Sometimes I feel ignorant, other times I wonder if I know too much. How can this be? If I say “college football recruiting” and “cheating,” do they go together like peanut butter and jelly or Batman and Robin? How much cheating is real or rumor these days? Is it just an accepted practice that we wink at? And does anybody care anymore? When is the “truth” not the truth? That’s the problem today with lots of things, including politics. You know the old axiom: Looks like a duck, walks like a duck, must be a duck. Today’s response would be, “What duck?” We all think we know about college football and basketball programs buying or bribing players and there is no doubt that it has gone on before and continues to do so, but at what pace and what degree? And where? Let me be up front: There is no way I can crack the code on cheating in recruiting. Nor am I and going to try. But if we don’t talk about it, acknowledge it and stop embracing the hypocrisy of it, then we are doomed to keep repeating it. So at the very least we start here. “Everybody breaks the speed limit,” writes my friend Tom. “But only certain people get caught.” I love college sports, especially college football, and I don’t wish to discredit, dent it or destroy it. I don’t know for certain who the worst cheaters are in college football, but like you, I have heard stories from credible sources, and in some cases seen documented cases. But I’m not sure if it’s better or worse today under to neutered version of the NCAA, which many people already feel is a current sham of a governing agency and is pretty much an abject failure. On the other hand, it’s a little bit like being mayor of ungovernable New York City. It’s still the Big Apple in all its glory, warts and all. You gotta keep trying. I’m not interested in engaging the modern version of Woodward & Bernstein to do a blowout investigation of what we all already know to be a perplexing fact: Everybody cheats in college football and basketball recruiting, mostly with money and things that money can buy -- sometimes influence. For whatever reason it can’t be policed and most people have come to accept it or just look the other way. “It’s like some fans say, ‘All those coaches making all those millions? Why should I worry about a kid getting a car?’ said my friend Tony Barnhart, aka Mr. College Football. We rarely hear or read about the cheaters or cheating -- except as cheap gossip at a cocktail party or bar or the rumor mongers of the Internet. I’ve just never understood why we can’t just talk about it, even if we can’t fix it. So this week I started out on a journey, posting the following Facebook and Twitter messages: (I have received a modest written response on social media and the nightly streamed Buddy Martin Show.) SO WHO’S GOT THE SCOOP ON CHEATING IN CFB? Even though I’ve been around the game all my life, I still don’t know the answer to this: Is cheating just an accepted practice in college football? And if you say yes, can you prove it? Do you have first-hand knowledge of players receiving money or goods? We’ve all heard stories about new cars and cash and special favors, but what do we really know? Do you have proof? I’m not naïve enough to think it’s not a frequent practice with so much money flowing under and above the table. I’m on a mission to educate myself over the next year – not so much looking for scandal as I am trying to discern the process and how commonplace payoffs are today. Are there bagmen dressed up in three-piece suits? Where does the money come from, where does it go and who decides? How do head coaches have plausible deniability and keep their distance? If you have information, evidence or bonafide stories and evidence, share them with me here – or DM me. (Or email me I have been talking to former college and high school coaches, most of whom are reluctant to point the finger. I don’t need your innuendo or fabrication about your rival school. Share what you can, if you can, and be willing to point in a direction as I educate myself about: Cheating in College Football Recruiting: Fact or Fiction? I intend to keep asking and talking and writing about this topic in some fashion for the next year without obsessing over it. Maybe it will turn out, as Mr. CFB said, that it’s a case of hardly anybody caring about it. It would certainly appear that way when the FBI has already fingered two big name basketball coaches (Sean Miller of Arizona and Will Wade of LSU) have been exposed by the FBI and are still coaching. There’s a lot to not understand here. So a embark on a tour of curiosity. At this writing I’ve talked to about 10 people and I intend to keep talking, expanding that circle and the dialogue from it in the next year -- simply because it’s too important NOT to at least have a conversation about, even if it’s not an investigative piece with empirical evidence. So far I have chatted with a half dozen writers, two former college coaches, one high school coach and several broadcasters. In the coming weeks I will speak to two more former college coaches, one current one, two high profile journalists, and continue asking readers of GatorBait and listeners to The Buddy Martin Show about it. One former major college coach who has been a critic of the system now says he believes there is often a lot of smoke but not so much fire. Assistant coaches under pressure who lose prized recruits will sometimes accuse rivals of buying players “just to have an excuse to cover their asses,” he says. As for the idle chatter, “a lot of them talk about it, but when you try and pin them down they have no proof.” Yet one prominent college football writer who has covered the game for four decades says he has known first-hand of players being paid off, but that the NCAA won’t come after the schools unless it’s egregious. “EVERY body cheats to one degree or another,” he said. “And I mean EVERY one. Some more than others.” Take the high profile case of Cam Newton, who was about to be kicked out of Florida for owning a stolen computer, went away to JUCO and came back to shop his wares in the SEC. His father reportedly put Cam on the open market, asking Mississippi State a certain sum for Cam’s talents. Pete Thamel, then of the New York Times, wrote a story about it quoting the person who said he was brokering the deal: “The star Auburn quarterback Cam Newton will likely face greater N.C.A.A. scrutiny after a series of allegations by Kenny Rogers, a recruiter with financial ties to an N.F.L. agent, that could affect Newton’s eligibility Rogers said Thursday on ESPN Radio in Dallas that Cecil Newton Sr., Newton’s father, wanted “anywhere between $100,000 and $180,000” for his son to sign with Mississippi State, which would be a violation of N.C.A.A. rules. Rogers said he called a Mississippi State booster to attempt to broker the deal.” Of course Newton wound up at Auburn where they won a national championship. And the next logical question was “how much”?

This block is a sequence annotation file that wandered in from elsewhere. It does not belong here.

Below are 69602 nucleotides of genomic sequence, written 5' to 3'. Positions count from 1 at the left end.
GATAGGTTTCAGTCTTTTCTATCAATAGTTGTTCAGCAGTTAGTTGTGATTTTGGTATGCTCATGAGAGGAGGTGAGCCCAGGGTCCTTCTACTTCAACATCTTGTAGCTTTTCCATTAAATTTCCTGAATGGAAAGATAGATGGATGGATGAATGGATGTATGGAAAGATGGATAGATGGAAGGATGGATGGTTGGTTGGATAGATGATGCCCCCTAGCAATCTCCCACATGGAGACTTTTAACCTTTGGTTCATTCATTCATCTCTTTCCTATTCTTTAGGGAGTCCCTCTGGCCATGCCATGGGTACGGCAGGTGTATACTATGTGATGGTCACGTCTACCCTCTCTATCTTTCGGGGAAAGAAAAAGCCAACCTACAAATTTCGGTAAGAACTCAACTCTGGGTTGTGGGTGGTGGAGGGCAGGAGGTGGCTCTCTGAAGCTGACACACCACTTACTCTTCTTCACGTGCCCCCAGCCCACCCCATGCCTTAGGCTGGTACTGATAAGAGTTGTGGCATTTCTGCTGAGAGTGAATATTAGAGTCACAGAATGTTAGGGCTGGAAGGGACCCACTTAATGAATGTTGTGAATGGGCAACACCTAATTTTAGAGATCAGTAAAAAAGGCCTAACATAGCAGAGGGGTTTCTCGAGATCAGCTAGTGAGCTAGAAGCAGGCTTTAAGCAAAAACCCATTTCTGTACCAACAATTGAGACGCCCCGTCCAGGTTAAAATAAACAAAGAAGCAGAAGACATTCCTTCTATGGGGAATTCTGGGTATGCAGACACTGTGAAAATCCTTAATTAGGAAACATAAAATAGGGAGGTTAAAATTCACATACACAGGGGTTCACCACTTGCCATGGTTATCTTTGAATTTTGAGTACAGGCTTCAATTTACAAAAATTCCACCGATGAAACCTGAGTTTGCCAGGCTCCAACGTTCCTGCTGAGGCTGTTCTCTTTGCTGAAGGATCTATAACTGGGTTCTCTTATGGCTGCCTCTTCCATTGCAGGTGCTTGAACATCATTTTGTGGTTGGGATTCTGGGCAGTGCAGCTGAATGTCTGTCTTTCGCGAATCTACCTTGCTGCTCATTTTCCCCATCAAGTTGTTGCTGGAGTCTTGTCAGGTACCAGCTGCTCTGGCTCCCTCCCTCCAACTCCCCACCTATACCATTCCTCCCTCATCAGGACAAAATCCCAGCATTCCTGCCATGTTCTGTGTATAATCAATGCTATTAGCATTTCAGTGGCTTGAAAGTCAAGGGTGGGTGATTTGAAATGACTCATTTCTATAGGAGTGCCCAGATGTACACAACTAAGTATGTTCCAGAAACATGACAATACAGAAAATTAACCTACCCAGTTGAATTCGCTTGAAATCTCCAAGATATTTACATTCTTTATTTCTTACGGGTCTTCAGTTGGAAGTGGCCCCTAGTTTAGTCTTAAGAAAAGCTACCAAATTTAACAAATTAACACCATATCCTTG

“How much ever it was, it was worth every penny,” said a former coach recruiter at Auburn (not during the Cam era, however), FSU, Ole Miss and several other schools. “And they got a bargain.” There are two kinds of cheaters, said another source: “Caught and uncaught.”

The “bagman” is sometimes connected to a rich booster. The cash transaction, say my sources, is usually done by an assistant coach, who funnels money to a person or entity for, say,15 percent off the top. Supposedly that assistant works independently of the head coach so that the head coach can claim “plausible deniability.” The so-called “bagman” won’t turn in the school because he never claimed the money to the IRS. One former coach said that the “15 percenters” have even been churches, who more or less “launder the money” and dispense it to the family of the recruit. As I said, these are just probable scenarios offered by credible sources, but unproven and undocumented. That’s just a taste of one schematic in the Anatomy of a Cheater. I’m not sure where it goes from here. But if you have first-hand knowledge of cheating in recruiting that you can document, write me at